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Adagio Teas
   Features  >  London Theatre Reviews

at Shakespeare’s Globe


  Edward Hogg and Emma Pierson/ Ph: Simon Kane

This is not the first time that the Globe’s stage has been used to depict the streets of contemporary England. In 2008 Ché Walker’s The Frontline trawled a world of hookers, hustlers and junkies in a place that looked like London’s famously dissolute district of Camden. And before that – much before – the original Globe Theater hosted Shakespeare’s The Merry Wives of Windsor, another contemporary view of England, albeit in the form of the bard’s Elizabethan sitcom. 
This rambling and, in one scene, funny new work by Chris Hannan is, by contrast, set in the capital’s hedonistic heart of Soho. But it opens in Heaven where Big God (Phil Daniels) – a cockney "geezer" kind of deity – is losing touch with all he surveys including his daughter Clem, aka the Goddess of Love, who, spurned by her lover New God, falls to Soho. Here she rubs shoulders with the groundlings, some of whom are homeless, although all are in thrall to shallow celebrity culture. 
Celebrity culture is not exactly an original target. And as this whirligig of a show unfolds you begin to wonder what the Globe’s Artistic Director Dominic Dromgoole saw in Hannan’s script. Was it that in the talent-challenged celebrity Natty (Emma Pierson) he saw the satirical embodiment of our celebrity-obsessed times? If so, Hannan deserves hardly any credit for hitting this barn-door-sized target with unerring accuracy.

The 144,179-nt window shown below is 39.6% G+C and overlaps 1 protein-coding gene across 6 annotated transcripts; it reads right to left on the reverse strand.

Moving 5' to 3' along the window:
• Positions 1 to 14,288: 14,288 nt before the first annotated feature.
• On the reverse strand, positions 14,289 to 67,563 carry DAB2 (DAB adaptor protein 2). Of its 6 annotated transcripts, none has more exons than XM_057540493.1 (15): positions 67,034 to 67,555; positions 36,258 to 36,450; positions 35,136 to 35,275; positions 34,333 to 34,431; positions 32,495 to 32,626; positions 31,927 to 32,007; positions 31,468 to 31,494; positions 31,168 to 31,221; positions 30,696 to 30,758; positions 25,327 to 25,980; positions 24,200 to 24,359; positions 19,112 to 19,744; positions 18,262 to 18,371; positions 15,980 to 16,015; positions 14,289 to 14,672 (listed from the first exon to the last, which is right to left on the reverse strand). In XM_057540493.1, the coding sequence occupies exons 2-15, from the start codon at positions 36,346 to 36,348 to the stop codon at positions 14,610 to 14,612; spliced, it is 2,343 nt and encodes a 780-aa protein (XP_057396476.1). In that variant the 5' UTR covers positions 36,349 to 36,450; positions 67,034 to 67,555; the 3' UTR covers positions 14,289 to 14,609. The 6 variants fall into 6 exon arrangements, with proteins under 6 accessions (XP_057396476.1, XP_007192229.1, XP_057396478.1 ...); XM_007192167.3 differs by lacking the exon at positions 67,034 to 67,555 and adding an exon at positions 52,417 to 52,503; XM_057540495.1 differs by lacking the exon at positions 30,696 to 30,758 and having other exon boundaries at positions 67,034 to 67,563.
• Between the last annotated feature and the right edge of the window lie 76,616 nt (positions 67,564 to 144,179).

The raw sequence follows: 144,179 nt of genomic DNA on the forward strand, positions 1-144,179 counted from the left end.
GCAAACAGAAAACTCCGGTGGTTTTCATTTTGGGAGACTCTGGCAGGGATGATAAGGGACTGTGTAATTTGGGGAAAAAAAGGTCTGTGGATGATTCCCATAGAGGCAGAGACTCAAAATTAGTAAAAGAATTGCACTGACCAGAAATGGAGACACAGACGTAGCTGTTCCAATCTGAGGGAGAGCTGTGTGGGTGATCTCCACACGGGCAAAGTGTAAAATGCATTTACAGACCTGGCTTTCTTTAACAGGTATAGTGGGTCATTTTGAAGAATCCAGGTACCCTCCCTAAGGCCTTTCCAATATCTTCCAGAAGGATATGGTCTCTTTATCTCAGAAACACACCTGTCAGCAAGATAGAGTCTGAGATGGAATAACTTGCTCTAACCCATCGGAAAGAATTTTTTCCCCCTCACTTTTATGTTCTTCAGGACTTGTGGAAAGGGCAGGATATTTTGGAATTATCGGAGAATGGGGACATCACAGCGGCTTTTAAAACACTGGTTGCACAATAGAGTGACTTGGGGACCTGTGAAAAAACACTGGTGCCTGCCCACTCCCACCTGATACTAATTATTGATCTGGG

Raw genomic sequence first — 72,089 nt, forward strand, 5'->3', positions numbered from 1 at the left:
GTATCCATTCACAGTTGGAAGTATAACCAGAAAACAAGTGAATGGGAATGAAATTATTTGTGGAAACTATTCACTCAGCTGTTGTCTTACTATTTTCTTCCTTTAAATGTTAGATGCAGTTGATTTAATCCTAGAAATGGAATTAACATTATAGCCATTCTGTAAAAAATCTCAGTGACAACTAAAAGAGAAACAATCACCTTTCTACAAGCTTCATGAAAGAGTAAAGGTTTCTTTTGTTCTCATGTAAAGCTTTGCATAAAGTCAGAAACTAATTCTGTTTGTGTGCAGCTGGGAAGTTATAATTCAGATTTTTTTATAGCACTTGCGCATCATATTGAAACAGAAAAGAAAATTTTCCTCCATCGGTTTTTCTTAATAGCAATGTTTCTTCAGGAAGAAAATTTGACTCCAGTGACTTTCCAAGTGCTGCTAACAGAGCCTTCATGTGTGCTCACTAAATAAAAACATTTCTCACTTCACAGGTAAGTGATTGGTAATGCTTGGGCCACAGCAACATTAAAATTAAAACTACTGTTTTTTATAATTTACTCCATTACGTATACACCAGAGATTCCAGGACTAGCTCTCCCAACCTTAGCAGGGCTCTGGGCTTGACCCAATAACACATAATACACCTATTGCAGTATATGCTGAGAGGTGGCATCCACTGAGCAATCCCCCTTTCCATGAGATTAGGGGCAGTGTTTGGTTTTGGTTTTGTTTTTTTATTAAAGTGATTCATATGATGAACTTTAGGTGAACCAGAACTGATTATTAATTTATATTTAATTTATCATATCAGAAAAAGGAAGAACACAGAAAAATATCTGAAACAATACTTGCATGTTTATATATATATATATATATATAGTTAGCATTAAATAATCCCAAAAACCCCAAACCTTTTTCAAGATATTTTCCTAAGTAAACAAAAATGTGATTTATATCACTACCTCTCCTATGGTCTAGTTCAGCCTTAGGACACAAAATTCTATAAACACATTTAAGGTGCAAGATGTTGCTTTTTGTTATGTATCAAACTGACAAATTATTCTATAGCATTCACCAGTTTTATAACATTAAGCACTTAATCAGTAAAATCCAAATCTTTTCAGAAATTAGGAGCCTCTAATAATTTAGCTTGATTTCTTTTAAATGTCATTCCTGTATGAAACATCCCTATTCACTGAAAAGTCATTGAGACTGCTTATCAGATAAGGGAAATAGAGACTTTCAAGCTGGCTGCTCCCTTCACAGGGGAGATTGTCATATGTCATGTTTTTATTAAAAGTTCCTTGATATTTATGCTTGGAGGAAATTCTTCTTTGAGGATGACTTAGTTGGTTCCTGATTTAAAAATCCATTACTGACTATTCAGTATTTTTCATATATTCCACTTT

The plot – such as it is – revolves around Teresa’s lost handbag, which is brimful of embarrassing sex toys. Will Natty’s homeless sister sell them to the press? Or does she have the moral fiber to resist? You can imagine the tension felt as we wait to find out – virtually nonexistent. The toys are, it appears, symbolic of our dysfunctional society in general and, in particular, the relationship between Teresa and her slightly more talented rock star boyfriend Baz (Edward Hogg).
Underlying all the references to fetishism and S&M, there seems to be a yearning in this show for something more wholesome than the kind of sex that goes with the skin-tight PVC cat suit into which Teresa’s publicist pours herself. Perhaps in Hannan’s mind it is this yearning that justifies the moment that Iris Robert’s Clem removes all her clothes ala Hair
Whatever the point, there is nothing more passé than theatre that thinks it is being daring. The scene in which Natty and Baz try conventional sex and are so bored that they attempt it while having their first civilized conversation, is undeniably funny. But not even this compensates for a show that feels as if has been created by self-important drama students, and about which everyone involved will look on with more fondness than pride. Everyone, that is, except the audience, who will have neither.


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